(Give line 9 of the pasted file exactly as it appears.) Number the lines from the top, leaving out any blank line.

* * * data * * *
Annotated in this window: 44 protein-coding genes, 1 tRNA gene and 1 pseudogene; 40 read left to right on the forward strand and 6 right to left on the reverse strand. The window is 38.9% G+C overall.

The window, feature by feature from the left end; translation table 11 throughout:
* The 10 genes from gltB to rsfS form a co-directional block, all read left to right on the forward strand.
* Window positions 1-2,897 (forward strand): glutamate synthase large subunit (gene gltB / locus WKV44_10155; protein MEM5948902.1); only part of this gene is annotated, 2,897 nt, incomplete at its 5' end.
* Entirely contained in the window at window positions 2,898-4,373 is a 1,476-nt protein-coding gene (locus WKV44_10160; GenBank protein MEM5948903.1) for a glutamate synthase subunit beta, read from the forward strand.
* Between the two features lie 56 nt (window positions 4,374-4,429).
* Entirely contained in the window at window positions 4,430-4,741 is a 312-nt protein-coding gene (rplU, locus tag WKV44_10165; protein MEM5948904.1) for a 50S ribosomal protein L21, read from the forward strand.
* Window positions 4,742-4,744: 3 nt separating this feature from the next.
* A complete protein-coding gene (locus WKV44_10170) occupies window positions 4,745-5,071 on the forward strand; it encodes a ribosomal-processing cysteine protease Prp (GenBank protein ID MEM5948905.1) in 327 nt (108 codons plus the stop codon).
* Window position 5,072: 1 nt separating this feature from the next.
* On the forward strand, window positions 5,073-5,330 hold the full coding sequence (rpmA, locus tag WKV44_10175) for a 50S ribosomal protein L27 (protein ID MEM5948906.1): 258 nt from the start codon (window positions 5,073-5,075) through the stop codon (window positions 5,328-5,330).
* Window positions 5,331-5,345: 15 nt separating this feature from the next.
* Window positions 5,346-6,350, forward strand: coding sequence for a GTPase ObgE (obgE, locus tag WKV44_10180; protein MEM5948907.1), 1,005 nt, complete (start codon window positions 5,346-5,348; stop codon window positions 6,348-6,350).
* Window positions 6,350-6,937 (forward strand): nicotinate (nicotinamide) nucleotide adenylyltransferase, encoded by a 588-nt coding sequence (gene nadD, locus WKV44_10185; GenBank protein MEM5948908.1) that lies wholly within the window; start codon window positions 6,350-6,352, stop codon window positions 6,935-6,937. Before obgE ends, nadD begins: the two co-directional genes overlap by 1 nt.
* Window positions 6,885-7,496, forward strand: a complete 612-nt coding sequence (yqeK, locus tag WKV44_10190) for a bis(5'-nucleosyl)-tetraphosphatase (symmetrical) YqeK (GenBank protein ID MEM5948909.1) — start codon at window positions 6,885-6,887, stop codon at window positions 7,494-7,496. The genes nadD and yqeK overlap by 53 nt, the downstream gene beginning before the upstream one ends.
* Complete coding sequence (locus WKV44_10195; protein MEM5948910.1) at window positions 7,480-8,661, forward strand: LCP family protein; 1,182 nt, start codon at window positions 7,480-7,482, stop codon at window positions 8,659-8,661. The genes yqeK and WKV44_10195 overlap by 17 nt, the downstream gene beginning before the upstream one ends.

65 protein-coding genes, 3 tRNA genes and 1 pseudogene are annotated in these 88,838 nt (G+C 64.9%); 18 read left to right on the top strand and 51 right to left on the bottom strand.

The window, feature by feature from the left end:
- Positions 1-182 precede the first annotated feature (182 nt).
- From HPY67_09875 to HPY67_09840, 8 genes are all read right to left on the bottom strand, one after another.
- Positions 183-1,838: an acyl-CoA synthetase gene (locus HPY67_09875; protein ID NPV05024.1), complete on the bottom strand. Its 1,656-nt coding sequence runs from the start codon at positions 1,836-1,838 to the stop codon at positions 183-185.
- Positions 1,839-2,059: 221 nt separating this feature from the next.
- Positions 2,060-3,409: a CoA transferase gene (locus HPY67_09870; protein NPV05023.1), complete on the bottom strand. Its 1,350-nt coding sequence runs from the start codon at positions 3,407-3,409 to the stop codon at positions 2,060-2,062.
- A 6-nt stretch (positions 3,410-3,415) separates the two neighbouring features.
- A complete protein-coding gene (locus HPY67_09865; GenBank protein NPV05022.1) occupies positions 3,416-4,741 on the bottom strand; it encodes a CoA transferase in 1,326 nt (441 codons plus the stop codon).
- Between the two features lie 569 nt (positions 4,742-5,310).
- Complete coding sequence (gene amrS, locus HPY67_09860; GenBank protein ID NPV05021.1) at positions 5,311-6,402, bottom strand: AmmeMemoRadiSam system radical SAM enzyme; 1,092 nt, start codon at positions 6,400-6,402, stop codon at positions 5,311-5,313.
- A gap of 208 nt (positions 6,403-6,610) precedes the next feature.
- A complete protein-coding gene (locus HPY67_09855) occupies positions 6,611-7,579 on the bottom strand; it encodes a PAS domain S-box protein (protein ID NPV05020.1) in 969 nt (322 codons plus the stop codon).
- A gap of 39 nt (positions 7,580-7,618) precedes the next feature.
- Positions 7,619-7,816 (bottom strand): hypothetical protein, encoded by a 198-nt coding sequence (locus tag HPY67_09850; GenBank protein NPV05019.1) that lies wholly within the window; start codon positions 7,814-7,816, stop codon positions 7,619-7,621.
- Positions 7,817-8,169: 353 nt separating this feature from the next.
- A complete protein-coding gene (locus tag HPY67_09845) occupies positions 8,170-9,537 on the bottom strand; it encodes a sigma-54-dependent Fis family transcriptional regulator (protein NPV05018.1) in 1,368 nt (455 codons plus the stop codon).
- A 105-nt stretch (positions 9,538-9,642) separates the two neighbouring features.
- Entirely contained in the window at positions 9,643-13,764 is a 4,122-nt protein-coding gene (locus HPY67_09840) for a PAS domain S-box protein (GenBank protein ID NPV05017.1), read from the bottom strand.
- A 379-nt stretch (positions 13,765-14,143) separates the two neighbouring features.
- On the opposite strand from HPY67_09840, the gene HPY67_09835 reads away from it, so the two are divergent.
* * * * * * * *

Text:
* A complete protein-coding gene (locus WKV44_10170) occupies window positions 4,745-5,071 on the forward strand; it encodes a ribosomal-processing cysteine protease Prp (GenBank protein ID MEM5948905.1) in 327 nt (108 codons plus the stop codon).